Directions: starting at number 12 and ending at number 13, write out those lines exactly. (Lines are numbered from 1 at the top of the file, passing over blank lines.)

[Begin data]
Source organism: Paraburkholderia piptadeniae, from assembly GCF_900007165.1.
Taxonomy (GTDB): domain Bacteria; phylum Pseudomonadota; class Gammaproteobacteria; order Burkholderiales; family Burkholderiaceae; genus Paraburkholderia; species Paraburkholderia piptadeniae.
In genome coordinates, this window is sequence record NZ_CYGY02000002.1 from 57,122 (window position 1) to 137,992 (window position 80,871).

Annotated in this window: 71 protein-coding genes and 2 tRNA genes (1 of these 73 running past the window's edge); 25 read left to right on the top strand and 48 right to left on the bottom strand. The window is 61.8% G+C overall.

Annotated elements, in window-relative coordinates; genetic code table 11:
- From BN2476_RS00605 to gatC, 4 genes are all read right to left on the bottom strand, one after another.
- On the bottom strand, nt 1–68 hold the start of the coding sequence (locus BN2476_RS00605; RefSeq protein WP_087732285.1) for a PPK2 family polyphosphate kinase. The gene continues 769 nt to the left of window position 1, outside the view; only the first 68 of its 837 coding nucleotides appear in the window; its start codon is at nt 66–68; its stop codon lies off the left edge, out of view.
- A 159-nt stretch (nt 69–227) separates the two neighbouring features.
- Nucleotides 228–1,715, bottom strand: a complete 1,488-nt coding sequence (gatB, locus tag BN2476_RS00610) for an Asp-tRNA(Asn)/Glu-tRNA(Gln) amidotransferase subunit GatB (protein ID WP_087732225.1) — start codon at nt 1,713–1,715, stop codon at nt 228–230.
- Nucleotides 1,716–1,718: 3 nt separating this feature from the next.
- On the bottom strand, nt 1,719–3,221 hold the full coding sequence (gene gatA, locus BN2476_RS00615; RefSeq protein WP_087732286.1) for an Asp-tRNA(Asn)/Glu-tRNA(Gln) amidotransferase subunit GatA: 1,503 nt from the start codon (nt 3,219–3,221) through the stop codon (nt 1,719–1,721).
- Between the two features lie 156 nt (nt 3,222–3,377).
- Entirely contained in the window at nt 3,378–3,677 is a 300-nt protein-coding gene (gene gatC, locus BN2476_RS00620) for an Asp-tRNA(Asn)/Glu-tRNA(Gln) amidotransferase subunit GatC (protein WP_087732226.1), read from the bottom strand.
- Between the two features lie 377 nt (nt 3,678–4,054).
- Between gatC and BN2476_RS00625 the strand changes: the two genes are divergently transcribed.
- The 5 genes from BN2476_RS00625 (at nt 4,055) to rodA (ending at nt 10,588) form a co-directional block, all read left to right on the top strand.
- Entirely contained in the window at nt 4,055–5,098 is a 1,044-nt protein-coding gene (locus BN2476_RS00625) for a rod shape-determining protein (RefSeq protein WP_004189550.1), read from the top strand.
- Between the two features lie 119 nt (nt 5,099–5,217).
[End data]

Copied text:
- Between the two features lie 156 nt (nt 3,222–3,377).
- Entirely contained in the window at nt 3,378–3,677 is a 300-nt protein-coding gene (gene gatC, locus BN2476_RS00620) for an Asp-tRNA(Asn)/Glu-tRNA(Gln) amidotransferase subunit GatC (protein WP_087732226.1), read from the bottom strand.